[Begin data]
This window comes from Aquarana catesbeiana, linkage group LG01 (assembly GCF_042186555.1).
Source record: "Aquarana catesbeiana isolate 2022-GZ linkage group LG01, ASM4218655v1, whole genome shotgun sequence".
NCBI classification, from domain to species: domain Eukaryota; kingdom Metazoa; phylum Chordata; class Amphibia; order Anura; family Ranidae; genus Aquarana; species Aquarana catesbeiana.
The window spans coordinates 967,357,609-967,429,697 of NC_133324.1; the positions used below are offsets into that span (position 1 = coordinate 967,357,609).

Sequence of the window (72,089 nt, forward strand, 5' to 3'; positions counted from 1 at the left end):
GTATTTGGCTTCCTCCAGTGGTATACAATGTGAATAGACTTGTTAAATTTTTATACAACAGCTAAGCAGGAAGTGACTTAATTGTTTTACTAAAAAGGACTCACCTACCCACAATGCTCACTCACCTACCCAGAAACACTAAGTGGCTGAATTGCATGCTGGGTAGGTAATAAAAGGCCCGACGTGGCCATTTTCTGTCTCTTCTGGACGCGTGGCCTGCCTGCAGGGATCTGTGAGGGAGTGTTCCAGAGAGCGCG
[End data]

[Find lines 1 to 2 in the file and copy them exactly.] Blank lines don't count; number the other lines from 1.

This window comes from Aquarana catesbeiana, linkage group LG01 (assembly GCF_042186555.1).
Source record: "Aquarana catesbeiana isolate 2022-GZ linkage group LG01, ASM4218655v1, whole genome shotgun sequence".